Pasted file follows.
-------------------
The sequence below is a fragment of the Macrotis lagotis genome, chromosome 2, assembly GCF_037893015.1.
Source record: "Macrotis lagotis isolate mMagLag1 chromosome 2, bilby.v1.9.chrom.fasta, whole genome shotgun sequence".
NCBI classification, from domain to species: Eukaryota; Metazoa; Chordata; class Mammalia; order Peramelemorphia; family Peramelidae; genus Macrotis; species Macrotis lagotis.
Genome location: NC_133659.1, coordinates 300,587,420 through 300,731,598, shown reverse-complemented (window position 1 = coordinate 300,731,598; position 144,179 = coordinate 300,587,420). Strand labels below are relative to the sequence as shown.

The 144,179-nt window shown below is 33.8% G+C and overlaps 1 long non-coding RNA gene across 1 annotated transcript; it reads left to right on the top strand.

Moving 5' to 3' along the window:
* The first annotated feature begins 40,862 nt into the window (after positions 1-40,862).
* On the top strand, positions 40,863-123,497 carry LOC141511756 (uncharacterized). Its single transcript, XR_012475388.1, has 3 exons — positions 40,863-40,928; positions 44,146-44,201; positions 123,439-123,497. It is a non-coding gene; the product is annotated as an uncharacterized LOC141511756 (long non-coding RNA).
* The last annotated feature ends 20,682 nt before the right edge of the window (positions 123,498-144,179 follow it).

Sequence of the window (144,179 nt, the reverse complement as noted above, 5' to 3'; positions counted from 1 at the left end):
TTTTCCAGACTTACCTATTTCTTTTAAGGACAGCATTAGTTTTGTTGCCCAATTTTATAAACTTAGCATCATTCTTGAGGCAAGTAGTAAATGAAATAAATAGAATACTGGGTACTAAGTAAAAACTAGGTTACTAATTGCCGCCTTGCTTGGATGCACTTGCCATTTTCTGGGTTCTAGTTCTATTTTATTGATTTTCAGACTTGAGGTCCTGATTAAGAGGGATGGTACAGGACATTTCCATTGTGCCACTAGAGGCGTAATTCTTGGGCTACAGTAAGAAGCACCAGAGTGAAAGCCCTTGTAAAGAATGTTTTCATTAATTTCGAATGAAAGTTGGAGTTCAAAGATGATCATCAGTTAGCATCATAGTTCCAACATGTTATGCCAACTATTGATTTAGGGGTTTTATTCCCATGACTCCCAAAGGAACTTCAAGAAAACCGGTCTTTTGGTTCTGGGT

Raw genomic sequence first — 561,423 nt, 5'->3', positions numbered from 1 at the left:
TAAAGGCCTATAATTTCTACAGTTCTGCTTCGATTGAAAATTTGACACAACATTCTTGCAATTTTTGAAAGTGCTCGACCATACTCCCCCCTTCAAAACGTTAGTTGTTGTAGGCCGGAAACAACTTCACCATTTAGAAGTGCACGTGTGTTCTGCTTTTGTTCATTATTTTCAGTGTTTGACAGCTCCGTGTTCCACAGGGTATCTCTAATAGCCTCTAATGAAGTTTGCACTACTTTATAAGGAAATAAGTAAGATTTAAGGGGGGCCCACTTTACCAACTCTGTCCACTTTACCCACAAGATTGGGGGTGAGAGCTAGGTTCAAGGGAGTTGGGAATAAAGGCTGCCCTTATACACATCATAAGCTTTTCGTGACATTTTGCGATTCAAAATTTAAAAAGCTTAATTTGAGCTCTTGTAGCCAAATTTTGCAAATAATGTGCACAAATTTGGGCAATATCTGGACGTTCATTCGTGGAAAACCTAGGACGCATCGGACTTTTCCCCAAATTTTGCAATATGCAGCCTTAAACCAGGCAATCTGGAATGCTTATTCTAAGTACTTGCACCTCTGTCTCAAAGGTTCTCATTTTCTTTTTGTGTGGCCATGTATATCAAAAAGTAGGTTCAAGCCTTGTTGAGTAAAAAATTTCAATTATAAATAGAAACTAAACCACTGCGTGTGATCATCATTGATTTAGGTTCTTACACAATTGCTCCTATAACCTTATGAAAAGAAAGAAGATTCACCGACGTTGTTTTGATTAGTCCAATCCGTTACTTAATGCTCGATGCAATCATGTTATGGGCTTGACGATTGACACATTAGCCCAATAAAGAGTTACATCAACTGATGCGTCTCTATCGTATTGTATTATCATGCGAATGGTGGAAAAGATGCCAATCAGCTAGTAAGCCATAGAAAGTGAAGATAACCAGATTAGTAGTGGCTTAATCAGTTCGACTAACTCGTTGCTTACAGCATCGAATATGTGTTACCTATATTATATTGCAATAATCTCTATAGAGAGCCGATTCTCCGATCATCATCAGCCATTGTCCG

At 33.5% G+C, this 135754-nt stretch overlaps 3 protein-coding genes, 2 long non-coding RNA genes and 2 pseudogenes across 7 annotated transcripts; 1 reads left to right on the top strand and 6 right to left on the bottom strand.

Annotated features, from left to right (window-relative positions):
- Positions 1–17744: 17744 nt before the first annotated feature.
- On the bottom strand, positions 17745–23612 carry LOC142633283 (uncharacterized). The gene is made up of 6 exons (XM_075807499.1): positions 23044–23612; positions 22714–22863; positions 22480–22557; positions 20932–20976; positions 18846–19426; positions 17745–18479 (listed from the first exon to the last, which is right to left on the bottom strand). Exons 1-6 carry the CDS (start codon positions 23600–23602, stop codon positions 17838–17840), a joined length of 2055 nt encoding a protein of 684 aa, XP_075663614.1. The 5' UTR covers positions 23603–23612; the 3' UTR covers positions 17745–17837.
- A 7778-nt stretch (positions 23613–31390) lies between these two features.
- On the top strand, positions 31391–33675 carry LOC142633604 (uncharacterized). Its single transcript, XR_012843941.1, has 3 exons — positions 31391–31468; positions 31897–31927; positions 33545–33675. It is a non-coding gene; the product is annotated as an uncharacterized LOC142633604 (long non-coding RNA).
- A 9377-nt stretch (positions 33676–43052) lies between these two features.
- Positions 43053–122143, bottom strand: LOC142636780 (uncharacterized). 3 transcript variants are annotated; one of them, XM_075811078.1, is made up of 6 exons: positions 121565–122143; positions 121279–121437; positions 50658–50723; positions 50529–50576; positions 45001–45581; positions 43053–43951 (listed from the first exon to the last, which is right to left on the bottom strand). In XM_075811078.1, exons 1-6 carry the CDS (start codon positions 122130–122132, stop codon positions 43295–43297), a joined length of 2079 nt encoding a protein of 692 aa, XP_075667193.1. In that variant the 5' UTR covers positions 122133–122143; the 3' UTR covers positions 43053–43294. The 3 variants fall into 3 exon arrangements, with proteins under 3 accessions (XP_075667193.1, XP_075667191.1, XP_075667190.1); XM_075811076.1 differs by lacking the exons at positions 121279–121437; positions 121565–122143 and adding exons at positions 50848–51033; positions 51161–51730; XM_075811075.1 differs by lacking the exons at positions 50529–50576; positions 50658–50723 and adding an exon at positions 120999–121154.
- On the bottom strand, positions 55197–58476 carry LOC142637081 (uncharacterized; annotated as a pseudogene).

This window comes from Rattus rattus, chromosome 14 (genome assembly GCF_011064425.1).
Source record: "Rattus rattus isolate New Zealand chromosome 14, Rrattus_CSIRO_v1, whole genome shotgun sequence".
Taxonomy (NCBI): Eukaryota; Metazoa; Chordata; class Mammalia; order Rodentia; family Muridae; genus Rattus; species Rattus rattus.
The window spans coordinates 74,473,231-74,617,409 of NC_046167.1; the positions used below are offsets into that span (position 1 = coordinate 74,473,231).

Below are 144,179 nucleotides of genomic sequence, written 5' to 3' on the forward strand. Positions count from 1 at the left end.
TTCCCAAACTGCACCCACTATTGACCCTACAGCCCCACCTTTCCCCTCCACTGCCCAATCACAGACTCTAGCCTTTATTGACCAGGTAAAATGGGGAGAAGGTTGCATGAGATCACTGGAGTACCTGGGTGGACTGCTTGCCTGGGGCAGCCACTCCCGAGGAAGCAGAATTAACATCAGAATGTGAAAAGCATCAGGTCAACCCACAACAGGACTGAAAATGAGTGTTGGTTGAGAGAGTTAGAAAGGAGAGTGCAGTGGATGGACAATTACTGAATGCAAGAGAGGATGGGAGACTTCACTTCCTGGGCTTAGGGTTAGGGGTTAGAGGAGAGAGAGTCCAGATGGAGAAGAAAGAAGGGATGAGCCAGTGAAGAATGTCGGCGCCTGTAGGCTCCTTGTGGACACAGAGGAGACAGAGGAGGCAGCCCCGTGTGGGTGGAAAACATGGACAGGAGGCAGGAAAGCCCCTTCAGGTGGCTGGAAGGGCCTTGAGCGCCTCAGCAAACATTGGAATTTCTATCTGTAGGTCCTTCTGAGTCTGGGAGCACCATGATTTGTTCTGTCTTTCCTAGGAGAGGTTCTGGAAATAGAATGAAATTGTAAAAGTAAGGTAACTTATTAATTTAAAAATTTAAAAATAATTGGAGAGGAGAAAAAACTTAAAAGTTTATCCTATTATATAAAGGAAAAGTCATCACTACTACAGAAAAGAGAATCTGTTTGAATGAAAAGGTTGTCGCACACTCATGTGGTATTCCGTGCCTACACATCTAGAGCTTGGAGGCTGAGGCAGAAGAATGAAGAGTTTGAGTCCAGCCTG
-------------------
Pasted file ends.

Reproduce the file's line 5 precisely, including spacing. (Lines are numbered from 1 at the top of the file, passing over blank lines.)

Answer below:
The 144,179-nt window shown below is 33.8% G+C and overlaps 1 long non-coding RNA gene across 1 annotated transcript; it reads left to right on the top strand.